Some random thoughts from a 70-something, “late in life” composer attending his first Podium, Canada’s national choral conference in Toronto:
- I was a true “sponge,” soaking it all in, heart and spirit open to learn from choirs, fellow composers, choral directors and music educators from all parts of Canada. And learn I did.
- After 2 years of the pandemic, the pent-up choral energy in the room was palpable. Canadian choral music is indeed alive and bursting out in song!
- And wow, I thought I had written some “not too bad” songs myself, but my mind exploded when I heard such a diverse mix of so many beautiful choral works by dozens of great Canadian composers over the course of 5 wonderful days, wow!
- Masks on, choirs still managed to break through that tough barrier and carry forward the aural beauty and intense emotions that only live choral singing can bring to audiences.
- And yet, one of the unforeseen byproducts of the pandemic is that so many choral lovers could attend this Podium virtually, from afar. And that made the conference even richer and more accessible to those without the means to easily travel.
- Podium 2022 was a logistical achievement of the highest order. Kudos to Choral Canada, Choirs Ontario, the Podium committee, the many dozens of presenters and panelists, and the Podium volunteers who were there to answer all our questions.
- Kudos to fellow composers Katerina Gimon, Marie-Claire Saindon, Tracy Wong, and Laura Hawley for organizing a special “Meet The Composer” booth for the more than 30 composers (like me) who benefited from this chance to interact directly with Podium participants!
- Amongst many highlights, Podium offered the chance to explore a subject that is close to my heart: how can people of different cultures find ways of overcoming their differences, to interact with mutual respect and understanding?
- On that note, I greatly appreciated the diverse 51-song Cameo Concert playlist that Podium assembled. I was honoured to have my Hymn to Biodiversity included (it was International Biodiversity Day on May 22!), but the song that really caught my spirit was Hussein Janmohamed’s “Eid Mubarak! Grateful Heart.” Worth listening to over and over again!
- Antonio Llaca from Carleton University gave us a fascinating exploration of the historical, cultural melting pot that makes up Cuban choral music. Music that has both European and African roots and which in turn has had a huge influence back in Europe, Africa and throughout the Americas.
- I was blessed to have attended the session on “Snewíyalh tl’a Staḵw (Teachings of the Water)”, a collaborative project with First Nations, led by Morna Edmundson, Jeanette Gallant, T Patrick Carrabre, and via video Rebecca Duncan. Be sure to mark June 9, 2022 (7pm PT) on your calendars, when Elektra Women’s Choir will premiere the 3 videos that capture this amazing 3 and a half year project on their Youtube channel. Not to be missed!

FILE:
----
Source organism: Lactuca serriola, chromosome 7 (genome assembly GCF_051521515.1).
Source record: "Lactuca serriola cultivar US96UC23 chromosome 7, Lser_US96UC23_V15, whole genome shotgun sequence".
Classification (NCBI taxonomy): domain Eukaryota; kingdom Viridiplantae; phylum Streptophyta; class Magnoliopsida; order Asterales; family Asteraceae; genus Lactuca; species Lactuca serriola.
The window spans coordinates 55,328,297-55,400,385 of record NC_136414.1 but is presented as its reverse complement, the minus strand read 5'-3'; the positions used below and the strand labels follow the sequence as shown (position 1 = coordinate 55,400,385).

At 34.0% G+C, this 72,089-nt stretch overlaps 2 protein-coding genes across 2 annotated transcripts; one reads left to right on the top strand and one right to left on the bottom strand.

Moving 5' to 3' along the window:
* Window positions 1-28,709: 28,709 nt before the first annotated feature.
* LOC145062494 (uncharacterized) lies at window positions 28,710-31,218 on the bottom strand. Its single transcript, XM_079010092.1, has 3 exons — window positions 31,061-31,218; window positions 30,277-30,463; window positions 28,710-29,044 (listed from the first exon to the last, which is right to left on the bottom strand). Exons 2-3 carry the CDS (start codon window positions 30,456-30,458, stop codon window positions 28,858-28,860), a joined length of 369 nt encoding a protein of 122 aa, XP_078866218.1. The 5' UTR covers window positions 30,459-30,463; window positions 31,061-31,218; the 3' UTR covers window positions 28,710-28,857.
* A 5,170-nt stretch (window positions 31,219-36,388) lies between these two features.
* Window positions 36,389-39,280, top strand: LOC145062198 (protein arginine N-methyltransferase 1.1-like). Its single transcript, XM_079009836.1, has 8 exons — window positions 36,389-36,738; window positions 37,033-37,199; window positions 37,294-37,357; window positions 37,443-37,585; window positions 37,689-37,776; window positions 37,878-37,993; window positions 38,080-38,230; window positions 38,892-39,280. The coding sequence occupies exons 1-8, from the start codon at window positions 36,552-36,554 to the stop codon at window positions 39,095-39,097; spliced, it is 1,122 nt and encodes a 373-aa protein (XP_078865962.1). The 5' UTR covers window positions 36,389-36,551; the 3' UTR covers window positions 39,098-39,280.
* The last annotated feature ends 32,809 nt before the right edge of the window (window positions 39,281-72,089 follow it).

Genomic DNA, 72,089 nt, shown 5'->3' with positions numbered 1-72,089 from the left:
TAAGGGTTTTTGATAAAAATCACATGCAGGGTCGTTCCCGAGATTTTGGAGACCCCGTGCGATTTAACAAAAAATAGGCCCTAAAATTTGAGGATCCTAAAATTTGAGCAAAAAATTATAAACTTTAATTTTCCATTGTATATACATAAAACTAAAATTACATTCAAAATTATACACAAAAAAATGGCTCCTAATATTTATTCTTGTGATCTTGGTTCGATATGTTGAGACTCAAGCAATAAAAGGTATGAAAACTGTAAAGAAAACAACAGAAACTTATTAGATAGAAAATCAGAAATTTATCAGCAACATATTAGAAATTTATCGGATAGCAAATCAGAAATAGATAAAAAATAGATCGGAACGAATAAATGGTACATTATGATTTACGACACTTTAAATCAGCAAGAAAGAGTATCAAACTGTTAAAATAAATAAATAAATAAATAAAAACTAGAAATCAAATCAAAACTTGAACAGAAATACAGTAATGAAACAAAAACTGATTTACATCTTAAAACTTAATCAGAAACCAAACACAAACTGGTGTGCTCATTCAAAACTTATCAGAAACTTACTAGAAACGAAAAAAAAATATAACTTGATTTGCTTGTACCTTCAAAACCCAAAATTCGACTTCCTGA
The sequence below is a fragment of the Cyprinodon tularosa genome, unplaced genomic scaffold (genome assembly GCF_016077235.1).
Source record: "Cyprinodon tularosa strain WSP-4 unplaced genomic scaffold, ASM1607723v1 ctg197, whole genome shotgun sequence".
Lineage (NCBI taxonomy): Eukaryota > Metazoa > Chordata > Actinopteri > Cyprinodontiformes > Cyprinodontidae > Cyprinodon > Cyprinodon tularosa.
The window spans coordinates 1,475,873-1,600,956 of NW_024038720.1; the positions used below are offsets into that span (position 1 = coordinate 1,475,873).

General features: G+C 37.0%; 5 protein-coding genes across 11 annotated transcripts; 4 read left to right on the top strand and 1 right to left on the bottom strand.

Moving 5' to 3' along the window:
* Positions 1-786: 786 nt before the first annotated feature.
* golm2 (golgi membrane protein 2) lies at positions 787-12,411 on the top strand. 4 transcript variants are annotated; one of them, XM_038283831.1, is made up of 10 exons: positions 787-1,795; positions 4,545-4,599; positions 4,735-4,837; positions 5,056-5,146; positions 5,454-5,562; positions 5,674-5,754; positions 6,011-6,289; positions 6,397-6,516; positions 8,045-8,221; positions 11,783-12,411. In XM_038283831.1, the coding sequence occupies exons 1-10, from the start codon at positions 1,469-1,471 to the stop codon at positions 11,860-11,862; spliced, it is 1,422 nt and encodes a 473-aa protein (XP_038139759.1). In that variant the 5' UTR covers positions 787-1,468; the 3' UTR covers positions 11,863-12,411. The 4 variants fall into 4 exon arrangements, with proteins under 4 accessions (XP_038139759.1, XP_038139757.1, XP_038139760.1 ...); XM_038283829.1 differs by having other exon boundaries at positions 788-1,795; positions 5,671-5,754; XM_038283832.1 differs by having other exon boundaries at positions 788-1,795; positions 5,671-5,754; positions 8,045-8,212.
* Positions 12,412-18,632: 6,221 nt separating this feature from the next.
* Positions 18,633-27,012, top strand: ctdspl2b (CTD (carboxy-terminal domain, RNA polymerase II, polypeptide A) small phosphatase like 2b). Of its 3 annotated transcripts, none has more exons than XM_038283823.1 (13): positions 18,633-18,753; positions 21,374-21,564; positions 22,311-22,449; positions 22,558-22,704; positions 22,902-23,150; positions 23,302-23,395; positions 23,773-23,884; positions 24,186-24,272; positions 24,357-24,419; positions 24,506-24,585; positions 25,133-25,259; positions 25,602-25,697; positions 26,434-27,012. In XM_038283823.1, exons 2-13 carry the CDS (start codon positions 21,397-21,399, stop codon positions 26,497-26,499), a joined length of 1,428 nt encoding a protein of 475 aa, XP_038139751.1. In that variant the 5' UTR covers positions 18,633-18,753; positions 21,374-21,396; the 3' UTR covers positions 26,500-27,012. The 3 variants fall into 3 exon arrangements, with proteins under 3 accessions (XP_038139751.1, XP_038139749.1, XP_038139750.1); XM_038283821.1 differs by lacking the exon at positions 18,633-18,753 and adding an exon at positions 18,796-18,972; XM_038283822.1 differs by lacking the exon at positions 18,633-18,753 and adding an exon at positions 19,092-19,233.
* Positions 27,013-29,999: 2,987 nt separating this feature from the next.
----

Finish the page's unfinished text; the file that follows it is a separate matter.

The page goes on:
- Instead of Keynote speeches, Podium organized 3 “Critical Conversations,” where panels discussed themes such as expanding the choral canon, making diversity work within the choral world, and a particularly engaging and emotional session where we heard directly from indigenous voices on their experiences in Canada.
- What barriers or obstacles have existed within the choral world in Canada? How has race, religion, gender, orientation played a role? So much choral music is sung in acoustically magnificent churches and cathedrals. And yet, these physical religious structures may present an obstacle for indigenous performers and audiences, or those from other religious backgrounds. What can be done? Can these concert venues be made safe spaces for many who might be hesitant to attend? Or is there the need to expand choral concert venue possibilities? Could there be an opportunity here for reconciliation, through cross-cultural collaboration and partnerships? We need above all to listen to our indigenous colleagues, and others who have been marginalized, and allow their voices to help guide us on the way forward.
- Podium 2022 presented so many great concerts, but the one that stood out for me was “Captive,” put on by Winnipeg group Dead of Winter. Curated and narrated by Cree composer Andrew Balfour, this was the third in a series of Truth and Reconciliation concerts. The concert’s emotionally intense title piece drew inspiration from the life of Chief Poundmaker, who tragically died while incarcerated in Stony Mountain Prison. It was hard to walk away from this concert and not think of the many unresolved injustices that we settlers have inflicted on First Nations. I do hope this piece and this concert get many more performances across Canada, that might stir the hearts of many of us to seek our own pathways to reconciliation.
I hear that Podium 2024 will be held in Montreal. It will be interesting to see what lessons the choral world will have drawn from Podium 2022. Whether or not our choral landscape has grown more diverse and accessible to many more who may feel left out at the current juncture.
Thank you Podium 2022, merci beaucoup, meegwetch, ahsante sana!